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The last German firefighters before Antarctica

Pampa, penguins and the Perito-Moreno glacier - while Patagonia's landscape ranks among the most impressive in the world, its German fire department in Punta Arenas still tends to give visitors a surprise.

Mario Toledo in front of one of the fire engines. (Photo: Michael Marek)

Mario Toledo works with the German volunteer fire brigade in Punta Arenas, Patagonia, Chile.

They say that Patagonia gets four seasons in one day. Chile's southernmost city, Punta Arenas, at 53 degrees latitude, sees it all, all the time. The biggest city in Southern Patagonia, home to 120,000 people, features gusty winds, ice storms, hail, followed by the sun, more rain, and blue skies again - all is possible, within the shortest amounts of time.

Mario Toledo stands in front of the garage that holds the engines of the Third Volunteer Fire Fighter Company of Punta Arenas. A Chilean with German ancestry, he has been wearing his blue uniform for almost a quarter of a century. On his chest: the German federal eagle, with a black-red-golden bordure; in his hands - the yellow protective helmet.

New and old fire engines in Punta Arenas, Chile (Photo: Michael Marek)

The German volunteer fire brigade was founded in 1901 - and kept one of the historic vehicles to this day.

The engines inside the garage also bear the German standards: two flags in front, two behind. The Chilean and the German coats of arms adorn the doors of both of the pump cars.

The German volunteer fire brigade is the focus of Mario Toledo's life.

"My link to the fire department has a long tradition," Toledo says.

"Many generations of my family have worked here already before me."

It feels good, he says, to help other people. The volunteer firefighters in Chile are held in high regard.

Fire brigade with a history

In Chile, the 19th century saw many immigrants create fire brigades. Structure and routine often resembled those of the fire brigades in their respective home countries. The German fire department in Punta Arenas, the "Bomba Alemana," was founded in 1901, Toledo says.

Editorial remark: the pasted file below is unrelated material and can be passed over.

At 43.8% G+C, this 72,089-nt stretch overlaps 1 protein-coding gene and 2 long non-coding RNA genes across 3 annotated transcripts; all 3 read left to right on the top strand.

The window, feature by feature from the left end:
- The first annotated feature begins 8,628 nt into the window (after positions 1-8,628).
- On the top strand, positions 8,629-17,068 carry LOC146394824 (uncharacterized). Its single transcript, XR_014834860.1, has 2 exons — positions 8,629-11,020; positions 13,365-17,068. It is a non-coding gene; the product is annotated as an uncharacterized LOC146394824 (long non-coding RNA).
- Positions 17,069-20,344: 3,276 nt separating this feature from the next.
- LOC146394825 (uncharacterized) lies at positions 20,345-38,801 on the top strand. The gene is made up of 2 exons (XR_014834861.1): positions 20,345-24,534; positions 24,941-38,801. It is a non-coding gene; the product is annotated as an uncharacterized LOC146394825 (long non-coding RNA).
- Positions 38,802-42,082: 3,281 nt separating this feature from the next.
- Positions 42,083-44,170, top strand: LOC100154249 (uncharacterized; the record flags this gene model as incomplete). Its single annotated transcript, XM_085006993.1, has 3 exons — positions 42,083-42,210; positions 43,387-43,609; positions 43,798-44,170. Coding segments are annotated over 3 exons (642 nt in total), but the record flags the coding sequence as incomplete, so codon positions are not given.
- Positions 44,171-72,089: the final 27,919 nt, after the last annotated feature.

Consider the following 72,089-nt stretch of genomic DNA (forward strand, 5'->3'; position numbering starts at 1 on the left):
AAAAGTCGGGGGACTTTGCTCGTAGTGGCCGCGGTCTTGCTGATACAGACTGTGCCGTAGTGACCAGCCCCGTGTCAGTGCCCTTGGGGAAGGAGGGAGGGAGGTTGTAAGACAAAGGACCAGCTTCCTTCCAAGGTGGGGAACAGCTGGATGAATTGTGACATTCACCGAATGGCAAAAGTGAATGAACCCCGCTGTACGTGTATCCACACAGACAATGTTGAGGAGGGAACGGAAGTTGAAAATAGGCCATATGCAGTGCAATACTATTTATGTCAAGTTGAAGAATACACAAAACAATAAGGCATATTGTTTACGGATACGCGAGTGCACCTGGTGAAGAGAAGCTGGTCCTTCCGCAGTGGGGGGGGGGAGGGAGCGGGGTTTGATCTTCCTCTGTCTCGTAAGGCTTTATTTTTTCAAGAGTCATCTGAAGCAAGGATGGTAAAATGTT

Fire engine of Punta Arenas with German writing (Photo: Michael Marek.)

"Feuerwehr" and federal eagle on the Punta Arenas fire engine

"Back then, there was a big a fire at a hotel that was home to many Germans. The emigrants suddenly realised that there was not enough fire protection. That's how the German Volunteer Fire Fighter Company was created."

"Bomba Alemana" counts as one of the best fire departments, Toledo proudly says. Discipline, reliability and considerable personal commitment are said be among the reasons for that. At the same time, there are still jokes about German immigrants and their Prussian mentality. But that's something that Toledo and the other fire fighters can only smile about.

Volunteer help for the community

There are eight volunteer fire brigades in Punta Arenas - besides the German and Chilean brigades, there are also English, French, Italian and Croatian brigades. Funding for the brigades, including their vehicles, usually comes from the immigrants and their descendants.

These days, there's a team of about 40 fire fighters working for the "Bomba Alemana" - all on a volunteer basis.

"Still we have been professionally trained following US-American standards," Toledo says.

"I'm the only one who is on a paid contract. I'm in charge of the fire department and its organization."

The walls of the department are covered with old documents and photographs, bringing to life the history of the German-descent fire fighters. A photograph from 1979 depicts Israeli colleagues visiting Punta Arenas. A bit further on - a picture dating back to 1934 shows la "Bomba Alemana" with a swastika banner. This, too, makes part of the history of the volunteer fire fighters.

Meeting room at Punta Arenas German volunteer fire brigade with seats that combine national symbols of both countries (Photo: Michael Marek)

Meeting room at the German volunteer fire brigade: Chilean national colors, German federal eagle emblems

Some documents were written in German; even the rooms still bear their German designations. There's a Besprechungsraum (meeting room), Maschinensaal (machinery hall), Wohnzimmer (living room), Lagerkeller (storage basement). Amongst it all is a huge sign with the maxim "Wenn alle raus rennen, wir rennen rein" ("When everyone runs out, we run in").

The multi-colored seats in the meeting room are kept in the Chilean national colors, but with the German federal eagle in the center. Back in the old days, during fire runs, orders were given in German - but this has long been a thing of the past. Today's men of Punta Arena's "Bomba Alemana" were all born in Chile; only a few still speak some German.

What remains are the traditions and their pride - here, at the last German firebrigade before Antarctica.

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